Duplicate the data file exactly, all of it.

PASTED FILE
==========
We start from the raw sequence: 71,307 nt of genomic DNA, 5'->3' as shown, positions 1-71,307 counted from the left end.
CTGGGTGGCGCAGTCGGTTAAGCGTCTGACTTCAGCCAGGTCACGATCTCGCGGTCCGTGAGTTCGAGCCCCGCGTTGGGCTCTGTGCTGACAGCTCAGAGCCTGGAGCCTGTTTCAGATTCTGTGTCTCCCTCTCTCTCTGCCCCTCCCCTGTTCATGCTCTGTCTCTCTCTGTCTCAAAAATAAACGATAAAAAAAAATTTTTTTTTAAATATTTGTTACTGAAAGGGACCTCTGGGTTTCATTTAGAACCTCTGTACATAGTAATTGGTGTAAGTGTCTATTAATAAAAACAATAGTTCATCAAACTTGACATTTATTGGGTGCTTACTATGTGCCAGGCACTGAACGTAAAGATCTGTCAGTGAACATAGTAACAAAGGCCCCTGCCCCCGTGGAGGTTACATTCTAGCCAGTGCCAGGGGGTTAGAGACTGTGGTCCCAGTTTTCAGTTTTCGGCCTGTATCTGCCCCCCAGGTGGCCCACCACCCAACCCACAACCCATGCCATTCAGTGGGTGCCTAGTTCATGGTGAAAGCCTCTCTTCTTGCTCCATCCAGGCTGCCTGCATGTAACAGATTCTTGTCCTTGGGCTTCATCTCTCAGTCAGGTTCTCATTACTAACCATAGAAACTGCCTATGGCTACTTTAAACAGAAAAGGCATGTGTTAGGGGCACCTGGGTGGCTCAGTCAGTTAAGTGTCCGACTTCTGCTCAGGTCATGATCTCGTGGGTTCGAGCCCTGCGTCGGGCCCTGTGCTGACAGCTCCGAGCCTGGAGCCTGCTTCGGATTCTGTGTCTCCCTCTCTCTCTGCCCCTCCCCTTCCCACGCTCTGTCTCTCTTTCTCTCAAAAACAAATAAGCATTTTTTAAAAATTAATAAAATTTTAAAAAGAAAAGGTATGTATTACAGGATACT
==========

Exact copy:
We start from the raw sequence: 71,307 nt of genomic DNA, 5'->3' as shown, positions 1-71,307 counted from the left end.
CTGGGTGGCGCAGTCGGTTAAGCGTCTGACTTCAGCCAGGTCACGATCTCGCGGTCCGTGAGTTCGAGCCCCGCGTTGGGCTCTGTGCTGACAGCTCAGAGCCTGGAGCCTGTTTCAGATTCTGTGTCTCCCTCTCTCTCTGCCCCTCCCCTGTTCATGCTCTGTCTCTCTCTGTCTCAAAAATAAACGATAAAAAAAAATTTTTTTTTAAATATTTGTTACTGAAAGGGACCTCTGGGTTTCATTTAGAACCTCTGTACATAGTAATTGGTGTAAGTGTCTATTAATAAAAACAATAGTTCATCAAACTTGACATTTATTGGGTGCTTACTATGTGCCAGGCACTGAACGTAAAGATCTGTCAGTGAACATAGTAACAAAGGCCCCTGCCCCCGTGGAGGTTACATTCTAGCCAGTGCCAGGGGGTTAGAGACTGTGGTCCCAGTTTTCAGTTTTCGGCCTGTATCTGCCCCCCAGGTGGCCCACCACCCAACCCACAACCCATGCCATTCAGTGGGTGCCTAGTTCATGGTGAAAGCCTCTCTTCTTGCTCCATCCAGGCTGCCTGCATGTAACAGATTCTTGTCCTTGGGCTTCATCTCTCAGTCAGGTTCTCATTACTAACCATAGAAACTGCCTATGGCTACTTTAAACAGAAAAGGCATGTGTTAGGGGCACCTGGGTGGCTCAGTCAGTTAAGTGTCCGACTTCTGCTCAGGTCATGATCTCGTGGGTTCGAGCCCTGCGTCGGGCCCTGTGCTGACAGCTCCGAGCCTGGAGCCTGCTTCGGATTCTGTGTCTCCCTCTCTCTCTGCCCCTCCCCTTCCCACGCTCTGTCTCTCTTTCTCTCAAAAACAAATAAGCATTTTTTAAAAATTAATAAAATTTTAAAAAGAAAAGGTATGTATTACAGGATACT